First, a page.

Editorial: Building spiritual muscle with education and immigration

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If we look around, the world is full of exercises in spiritual formation.

Our hot water heater went out over the weekend. City living quickly became like camping, and I came face-to-face with how much I take for granted. Attending church, a speaking engagement and meetings without a “proper shower” made me a little self-conscious of my nonverbal communication—my scent.

I thought about what a good life I have that I can be inconvenienced by cold water. I thought about some of my children’s schoolmates who, for lots of reasons, don’t get a “proper shower.” I thought about people desperately trying to get to a place like the United States where life is as good as I have it. I thought about how the good life I enjoy is what others want, too.

But I grumbled before I thought.

While trying to enjoy my first shower in a few days—you read that right—my mind was pulled by the bitter debates over education and immigration. Just mentioning those two topics seems to light a fuse. How can we see these topics differently?

Then, it hit me. Both are opportunities for building spiritual muscle. The opportunity often is obscured by the details of the debates.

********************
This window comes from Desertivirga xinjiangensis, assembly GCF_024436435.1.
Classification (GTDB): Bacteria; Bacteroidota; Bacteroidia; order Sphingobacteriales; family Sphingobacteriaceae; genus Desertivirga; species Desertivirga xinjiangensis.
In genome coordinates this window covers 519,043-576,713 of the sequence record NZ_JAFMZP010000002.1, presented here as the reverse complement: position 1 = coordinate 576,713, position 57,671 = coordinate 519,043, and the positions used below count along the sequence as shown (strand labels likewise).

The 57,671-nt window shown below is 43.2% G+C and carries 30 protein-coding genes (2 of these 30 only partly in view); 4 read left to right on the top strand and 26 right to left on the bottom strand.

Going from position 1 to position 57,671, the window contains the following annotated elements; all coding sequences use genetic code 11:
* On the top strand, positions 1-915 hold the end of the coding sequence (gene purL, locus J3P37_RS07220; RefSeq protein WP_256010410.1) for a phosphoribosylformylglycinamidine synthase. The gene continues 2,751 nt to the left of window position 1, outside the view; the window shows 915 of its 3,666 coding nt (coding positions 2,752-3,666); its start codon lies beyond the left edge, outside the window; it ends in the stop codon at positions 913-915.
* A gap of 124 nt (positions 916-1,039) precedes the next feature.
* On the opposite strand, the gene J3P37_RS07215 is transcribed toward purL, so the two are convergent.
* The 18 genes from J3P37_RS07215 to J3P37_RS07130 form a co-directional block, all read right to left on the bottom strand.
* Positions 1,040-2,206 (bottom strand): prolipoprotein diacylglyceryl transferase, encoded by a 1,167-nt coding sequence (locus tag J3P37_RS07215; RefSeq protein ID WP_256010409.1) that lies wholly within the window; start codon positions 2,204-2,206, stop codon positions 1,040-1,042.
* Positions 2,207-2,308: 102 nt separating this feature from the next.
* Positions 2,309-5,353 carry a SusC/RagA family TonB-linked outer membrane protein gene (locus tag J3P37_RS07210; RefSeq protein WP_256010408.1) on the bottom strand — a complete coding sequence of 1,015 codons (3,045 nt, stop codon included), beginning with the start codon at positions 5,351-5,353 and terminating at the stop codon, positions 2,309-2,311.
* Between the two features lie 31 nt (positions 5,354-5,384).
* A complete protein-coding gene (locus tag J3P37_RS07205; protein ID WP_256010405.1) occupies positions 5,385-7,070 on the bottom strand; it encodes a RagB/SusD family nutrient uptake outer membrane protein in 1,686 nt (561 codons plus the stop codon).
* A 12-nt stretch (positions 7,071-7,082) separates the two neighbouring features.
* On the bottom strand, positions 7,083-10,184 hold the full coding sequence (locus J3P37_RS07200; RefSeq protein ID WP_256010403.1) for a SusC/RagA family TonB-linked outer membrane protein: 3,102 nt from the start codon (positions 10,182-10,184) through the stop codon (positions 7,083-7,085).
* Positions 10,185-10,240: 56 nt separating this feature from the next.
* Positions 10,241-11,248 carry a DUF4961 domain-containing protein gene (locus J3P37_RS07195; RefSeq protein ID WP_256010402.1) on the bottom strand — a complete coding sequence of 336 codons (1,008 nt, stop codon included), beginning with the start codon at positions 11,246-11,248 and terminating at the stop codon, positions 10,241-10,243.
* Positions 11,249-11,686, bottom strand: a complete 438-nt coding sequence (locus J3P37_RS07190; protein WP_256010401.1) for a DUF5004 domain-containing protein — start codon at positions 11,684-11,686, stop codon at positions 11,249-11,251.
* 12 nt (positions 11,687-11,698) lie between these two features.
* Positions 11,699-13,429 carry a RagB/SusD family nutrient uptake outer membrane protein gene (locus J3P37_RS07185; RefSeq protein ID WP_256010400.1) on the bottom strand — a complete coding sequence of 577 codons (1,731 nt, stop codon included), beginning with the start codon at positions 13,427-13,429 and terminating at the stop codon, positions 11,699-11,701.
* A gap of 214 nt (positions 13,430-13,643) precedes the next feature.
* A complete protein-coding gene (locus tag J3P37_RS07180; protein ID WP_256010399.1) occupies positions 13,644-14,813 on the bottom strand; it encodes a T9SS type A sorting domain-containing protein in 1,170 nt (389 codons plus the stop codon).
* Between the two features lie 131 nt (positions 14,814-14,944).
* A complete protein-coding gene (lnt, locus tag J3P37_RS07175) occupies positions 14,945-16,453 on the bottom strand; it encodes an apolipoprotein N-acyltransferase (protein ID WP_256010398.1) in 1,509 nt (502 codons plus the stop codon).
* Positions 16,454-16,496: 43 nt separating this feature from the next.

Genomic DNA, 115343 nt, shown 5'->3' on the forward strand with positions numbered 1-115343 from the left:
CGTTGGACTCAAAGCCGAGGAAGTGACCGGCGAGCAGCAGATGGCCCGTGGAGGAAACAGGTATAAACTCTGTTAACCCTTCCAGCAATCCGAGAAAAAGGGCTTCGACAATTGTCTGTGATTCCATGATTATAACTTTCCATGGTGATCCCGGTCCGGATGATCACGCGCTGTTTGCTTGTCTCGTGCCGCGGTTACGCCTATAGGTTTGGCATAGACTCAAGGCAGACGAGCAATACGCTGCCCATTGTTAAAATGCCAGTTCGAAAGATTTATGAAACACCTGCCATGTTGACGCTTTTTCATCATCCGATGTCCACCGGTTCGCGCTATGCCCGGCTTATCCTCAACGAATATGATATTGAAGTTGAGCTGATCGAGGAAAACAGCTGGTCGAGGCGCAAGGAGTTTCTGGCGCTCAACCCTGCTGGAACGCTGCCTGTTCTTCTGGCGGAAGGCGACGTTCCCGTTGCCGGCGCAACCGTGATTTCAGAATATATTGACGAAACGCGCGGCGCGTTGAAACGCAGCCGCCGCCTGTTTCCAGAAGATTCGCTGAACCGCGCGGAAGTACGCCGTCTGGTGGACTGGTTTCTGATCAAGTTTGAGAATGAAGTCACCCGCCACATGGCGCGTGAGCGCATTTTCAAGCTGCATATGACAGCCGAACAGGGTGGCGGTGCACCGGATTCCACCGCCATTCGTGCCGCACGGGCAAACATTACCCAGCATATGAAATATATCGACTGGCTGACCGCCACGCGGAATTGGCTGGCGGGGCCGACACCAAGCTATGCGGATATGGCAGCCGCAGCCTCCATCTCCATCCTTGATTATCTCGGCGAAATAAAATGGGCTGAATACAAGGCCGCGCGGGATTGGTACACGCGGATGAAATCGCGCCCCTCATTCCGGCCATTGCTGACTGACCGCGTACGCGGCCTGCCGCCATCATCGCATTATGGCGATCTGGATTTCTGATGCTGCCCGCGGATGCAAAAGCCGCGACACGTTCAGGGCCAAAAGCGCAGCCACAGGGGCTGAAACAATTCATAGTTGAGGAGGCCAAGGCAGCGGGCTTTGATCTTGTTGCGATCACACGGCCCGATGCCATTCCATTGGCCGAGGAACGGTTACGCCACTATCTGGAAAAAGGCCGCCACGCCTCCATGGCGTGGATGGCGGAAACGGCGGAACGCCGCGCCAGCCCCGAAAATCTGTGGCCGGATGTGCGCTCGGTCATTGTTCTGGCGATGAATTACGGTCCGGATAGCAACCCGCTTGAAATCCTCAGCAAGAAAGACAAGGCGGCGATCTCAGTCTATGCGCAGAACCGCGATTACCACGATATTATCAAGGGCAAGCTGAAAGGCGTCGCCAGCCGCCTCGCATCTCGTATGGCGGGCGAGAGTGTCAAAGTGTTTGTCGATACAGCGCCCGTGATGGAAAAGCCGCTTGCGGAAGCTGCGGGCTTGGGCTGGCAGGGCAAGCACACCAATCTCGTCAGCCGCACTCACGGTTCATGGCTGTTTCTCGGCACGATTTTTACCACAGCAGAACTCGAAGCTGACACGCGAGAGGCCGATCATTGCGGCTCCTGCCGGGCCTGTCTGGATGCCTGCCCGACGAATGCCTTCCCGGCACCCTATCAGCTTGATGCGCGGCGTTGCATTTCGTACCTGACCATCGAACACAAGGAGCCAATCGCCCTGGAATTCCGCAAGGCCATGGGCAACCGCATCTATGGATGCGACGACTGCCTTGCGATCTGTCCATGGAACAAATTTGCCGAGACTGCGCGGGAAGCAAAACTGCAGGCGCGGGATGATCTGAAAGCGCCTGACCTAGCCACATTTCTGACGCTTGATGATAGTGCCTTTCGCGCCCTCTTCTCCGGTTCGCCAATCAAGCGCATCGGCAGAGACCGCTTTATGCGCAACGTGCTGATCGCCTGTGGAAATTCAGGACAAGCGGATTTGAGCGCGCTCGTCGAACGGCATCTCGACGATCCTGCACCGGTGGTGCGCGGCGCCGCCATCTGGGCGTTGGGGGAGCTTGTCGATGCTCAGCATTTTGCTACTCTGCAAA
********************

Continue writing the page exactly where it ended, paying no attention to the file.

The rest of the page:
Education strengthens the community and the church

Consider this detail: Nearly 60 percent of students enrolled in Texas public schools are economically disadvantaged. An economically disadvantaged student is defined as a student eligible for free or reduced-price meals, eligibility being determined by the relation of household size to household income.

An aside: Included in that 60 percent are the children of some of our pastors who can’t afford private schools or who serve churches in communities too small for private schools. While we may not want to admit that some of our pastors are economically disadvantaged, our awareness of that fact might change how we advocate for our public schools.

Back to the opportunity: Instead of seeing economic disadvantage as a shame better left unexamined, Christians can see economic disadvantage as an avenue for connection.

While addressing the causes of economic disadvantage, Christians can connect with students, families, teachers, school administrators and the larger community in many practical ways.

Christians can encourage educators with regular prayers and notes of support. They can provide supplies—along with a flyer about who provided the supplies—to families and teachers who can’t afford to buy supplies. Dennis Boswell and the School Ministry Network are a resource for these and other ideas.

Christians also can visit their elected officials to advocate for better policies governing public education. Elected officials know that every visit from one of their constituents represents many more votes. Christians can stand in the gap between the students and teachers in their district and the officials who determine so much of public education. Pastors for Texas Children can teach us how to advocate.

By connecting with students and educators, Christians live out Jesus’ connection with us, practice the fruit of the Spirit (Galatians 5:22-23), and create and strengthen the connection between the community and the church.

Another aside: How does the way in which Christians engage public education mirror the way in which we engage education in our churches? Working for stronger public education may strengthen our Sunday schools, Bible studies and other discipleship efforts.